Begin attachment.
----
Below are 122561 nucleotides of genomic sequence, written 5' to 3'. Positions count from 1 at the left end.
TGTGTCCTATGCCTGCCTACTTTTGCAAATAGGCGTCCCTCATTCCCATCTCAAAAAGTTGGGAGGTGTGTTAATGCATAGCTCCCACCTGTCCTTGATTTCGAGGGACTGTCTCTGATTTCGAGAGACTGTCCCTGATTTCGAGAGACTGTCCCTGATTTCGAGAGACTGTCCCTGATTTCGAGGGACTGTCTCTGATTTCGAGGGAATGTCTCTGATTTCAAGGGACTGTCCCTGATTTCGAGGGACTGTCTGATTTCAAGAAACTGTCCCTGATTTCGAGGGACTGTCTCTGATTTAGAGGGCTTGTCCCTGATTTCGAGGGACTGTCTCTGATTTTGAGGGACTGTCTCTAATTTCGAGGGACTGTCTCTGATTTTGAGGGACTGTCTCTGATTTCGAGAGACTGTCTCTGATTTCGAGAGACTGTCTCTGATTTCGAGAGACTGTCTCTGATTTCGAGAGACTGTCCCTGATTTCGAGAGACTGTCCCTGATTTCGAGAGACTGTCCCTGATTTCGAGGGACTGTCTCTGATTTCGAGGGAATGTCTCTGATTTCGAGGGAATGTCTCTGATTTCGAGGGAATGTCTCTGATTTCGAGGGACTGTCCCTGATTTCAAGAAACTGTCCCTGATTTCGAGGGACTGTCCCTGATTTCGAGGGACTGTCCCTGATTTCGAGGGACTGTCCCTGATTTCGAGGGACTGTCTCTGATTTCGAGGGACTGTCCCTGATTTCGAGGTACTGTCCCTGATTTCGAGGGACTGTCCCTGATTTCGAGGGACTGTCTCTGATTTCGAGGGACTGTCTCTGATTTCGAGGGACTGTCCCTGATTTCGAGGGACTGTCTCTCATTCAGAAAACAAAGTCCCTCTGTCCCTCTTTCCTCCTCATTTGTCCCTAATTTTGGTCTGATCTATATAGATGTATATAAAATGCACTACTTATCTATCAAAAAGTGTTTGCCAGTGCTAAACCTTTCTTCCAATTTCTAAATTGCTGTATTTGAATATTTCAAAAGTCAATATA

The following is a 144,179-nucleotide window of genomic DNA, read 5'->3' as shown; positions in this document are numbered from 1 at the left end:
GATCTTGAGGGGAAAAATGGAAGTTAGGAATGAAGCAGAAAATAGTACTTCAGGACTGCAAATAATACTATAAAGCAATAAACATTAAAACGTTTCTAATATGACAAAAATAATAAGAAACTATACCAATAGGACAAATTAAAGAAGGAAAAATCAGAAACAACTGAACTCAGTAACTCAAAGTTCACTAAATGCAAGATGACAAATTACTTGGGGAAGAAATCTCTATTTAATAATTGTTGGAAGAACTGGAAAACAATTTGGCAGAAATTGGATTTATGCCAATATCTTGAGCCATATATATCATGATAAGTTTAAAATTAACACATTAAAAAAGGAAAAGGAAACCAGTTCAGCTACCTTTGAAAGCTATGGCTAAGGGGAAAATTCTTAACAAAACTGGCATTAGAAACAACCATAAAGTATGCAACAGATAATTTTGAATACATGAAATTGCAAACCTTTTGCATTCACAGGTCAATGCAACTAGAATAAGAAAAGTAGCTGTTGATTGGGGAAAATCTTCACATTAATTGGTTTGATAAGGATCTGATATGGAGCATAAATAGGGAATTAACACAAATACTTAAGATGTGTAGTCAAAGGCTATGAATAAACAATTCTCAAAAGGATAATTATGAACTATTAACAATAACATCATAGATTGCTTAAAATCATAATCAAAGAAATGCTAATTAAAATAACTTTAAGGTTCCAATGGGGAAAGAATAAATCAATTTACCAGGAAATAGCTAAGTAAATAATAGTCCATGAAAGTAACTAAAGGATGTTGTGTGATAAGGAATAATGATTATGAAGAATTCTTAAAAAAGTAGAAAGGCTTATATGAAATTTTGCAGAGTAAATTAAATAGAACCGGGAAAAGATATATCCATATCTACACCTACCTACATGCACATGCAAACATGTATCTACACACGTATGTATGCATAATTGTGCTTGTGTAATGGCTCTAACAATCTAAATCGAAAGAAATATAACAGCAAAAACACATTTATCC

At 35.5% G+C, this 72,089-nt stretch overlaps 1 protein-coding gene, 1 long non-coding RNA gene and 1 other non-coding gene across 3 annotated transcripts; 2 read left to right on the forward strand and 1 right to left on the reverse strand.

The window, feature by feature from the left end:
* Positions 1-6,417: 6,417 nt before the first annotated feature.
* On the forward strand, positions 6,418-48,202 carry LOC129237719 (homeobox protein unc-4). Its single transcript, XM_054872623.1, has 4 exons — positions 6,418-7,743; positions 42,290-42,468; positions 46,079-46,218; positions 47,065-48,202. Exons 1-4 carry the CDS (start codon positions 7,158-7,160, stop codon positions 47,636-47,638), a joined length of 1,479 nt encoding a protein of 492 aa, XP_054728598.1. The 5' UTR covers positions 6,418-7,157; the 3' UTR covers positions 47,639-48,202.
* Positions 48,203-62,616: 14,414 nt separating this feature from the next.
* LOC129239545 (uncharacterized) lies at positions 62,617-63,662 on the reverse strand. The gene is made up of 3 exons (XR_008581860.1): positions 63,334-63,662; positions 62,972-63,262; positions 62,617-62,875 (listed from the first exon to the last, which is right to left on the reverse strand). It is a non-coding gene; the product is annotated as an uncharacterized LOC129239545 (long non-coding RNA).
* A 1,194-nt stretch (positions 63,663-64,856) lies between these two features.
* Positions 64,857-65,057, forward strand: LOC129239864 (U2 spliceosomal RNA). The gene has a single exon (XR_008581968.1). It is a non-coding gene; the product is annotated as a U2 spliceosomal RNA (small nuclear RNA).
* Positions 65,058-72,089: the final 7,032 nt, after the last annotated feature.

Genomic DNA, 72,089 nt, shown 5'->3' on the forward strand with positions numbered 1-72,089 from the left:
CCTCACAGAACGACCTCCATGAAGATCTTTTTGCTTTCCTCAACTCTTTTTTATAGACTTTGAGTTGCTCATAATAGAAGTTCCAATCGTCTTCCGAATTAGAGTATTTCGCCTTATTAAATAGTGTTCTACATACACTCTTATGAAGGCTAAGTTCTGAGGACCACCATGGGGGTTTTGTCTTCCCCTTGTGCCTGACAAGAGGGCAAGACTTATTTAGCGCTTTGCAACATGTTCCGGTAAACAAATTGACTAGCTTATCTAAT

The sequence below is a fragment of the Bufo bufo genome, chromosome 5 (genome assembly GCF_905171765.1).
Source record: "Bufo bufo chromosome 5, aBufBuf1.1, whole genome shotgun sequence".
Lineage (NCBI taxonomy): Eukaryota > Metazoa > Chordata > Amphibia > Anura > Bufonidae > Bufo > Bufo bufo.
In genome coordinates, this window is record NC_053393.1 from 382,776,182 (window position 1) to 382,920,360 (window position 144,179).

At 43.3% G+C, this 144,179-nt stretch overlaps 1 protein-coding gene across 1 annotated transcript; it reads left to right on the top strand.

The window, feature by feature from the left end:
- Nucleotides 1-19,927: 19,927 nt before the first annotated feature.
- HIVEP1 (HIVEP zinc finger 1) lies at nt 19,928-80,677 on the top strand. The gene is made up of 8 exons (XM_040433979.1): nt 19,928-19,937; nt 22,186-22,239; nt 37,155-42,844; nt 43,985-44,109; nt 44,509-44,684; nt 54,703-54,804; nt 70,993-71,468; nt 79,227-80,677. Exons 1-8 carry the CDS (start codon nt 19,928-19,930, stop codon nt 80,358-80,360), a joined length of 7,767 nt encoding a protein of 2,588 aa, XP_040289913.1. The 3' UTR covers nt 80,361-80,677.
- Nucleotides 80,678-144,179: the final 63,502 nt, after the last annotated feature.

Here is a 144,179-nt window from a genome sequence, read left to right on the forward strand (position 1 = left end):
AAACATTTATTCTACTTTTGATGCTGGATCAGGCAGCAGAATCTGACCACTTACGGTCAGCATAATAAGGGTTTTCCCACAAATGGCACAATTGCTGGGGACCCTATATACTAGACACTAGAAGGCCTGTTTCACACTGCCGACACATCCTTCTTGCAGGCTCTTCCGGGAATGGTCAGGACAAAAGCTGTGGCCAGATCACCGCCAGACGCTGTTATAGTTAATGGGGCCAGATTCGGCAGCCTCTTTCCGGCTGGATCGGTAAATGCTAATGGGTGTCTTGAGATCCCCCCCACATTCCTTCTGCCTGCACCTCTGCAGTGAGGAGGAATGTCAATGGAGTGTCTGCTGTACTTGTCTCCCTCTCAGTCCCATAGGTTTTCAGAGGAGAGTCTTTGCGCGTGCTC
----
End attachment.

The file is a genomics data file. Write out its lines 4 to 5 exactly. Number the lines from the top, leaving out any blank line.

GATCTTGAGGGGAAAAATGGAAGTTAGGAATGAAGCAGAAAATAGTACTTCAGGACTGCAAATAATACTATAAAGCAATAAACATTAAAACGTTTCTAATATGACAAAAATAATAAGAAACTATACCAATAGGACAAATTAAAGAAGGAAAAATCAGAAACAACTGAACTCAGTAACTCAAAGTTCACTAAATGCAAGATGACAAATTACTTGGGGAAGAAATCTCTATTTAATAATTGTTGGAAGAACTGGAAAACAATTTGGCAGAAATTGGATTTATGCCAATATCTTGAGCCATATATATCATGATAAGTTTAAAATTAACACATTAAAAAAGGAAAAGGAAACCAGTTCAGCTACCTTTGAAAGCTATGGCTAAGGGGAAAATTCTTAACAAAACTGGCATTAGAAACAACCATAAAGTATGCAACAGATAATTTTGAATACATGAAATTGCAAACCTTTTGCATTCACAGGTCAATGCAACTAGAATAAGAAAAGTAGCTGTTGATTGGGGAAAATCTTCACATTAATTGGTTTGATAAGGATCTGATATGGAGCATAAATAGGGAATTAACACAAATACTTAAGATGTGTAGTCAAAGGCTATGAATAAACAATTCTCAAAAGGATAATTATGAACTATTAACAATAACATCATAGATTGCTTAAAATCATAATCAAAGAAATGCTAATTAAAATAACTTTAAGGTTCCAATGGGGAAAGAATAAATCAATTTACCAGGAAATAGCTAAGTAAATAATAGTCCATGAAAGTAACTAAAGGATGTTGTGTGATAAGGAATAATGATTATGAAGAATTCTTAAAAAAGTAGAAAGGCTTATATGAAATTTTGCAGAGTAAATTAAATAGAACCGGGAAAAGATATATCCATATCTACACCTACCTACATGCACATGCAAACATGTATCTACACACGTATGTATGCATAATTGTGCTTGTGTAATGGCTCTAACAATCTAAATCGAAAGAAATATAACAGCAAAAACACATTTATCC

At 35.5% G+C, this 72,089-nt stretch overlaps 1 protein-coding gene, 1 long non-coding RNA gene and 1 other non-coding gene across 3 annotated transcripts; 2 read left to right on the forward strand and 1 right to left on the reverse strand.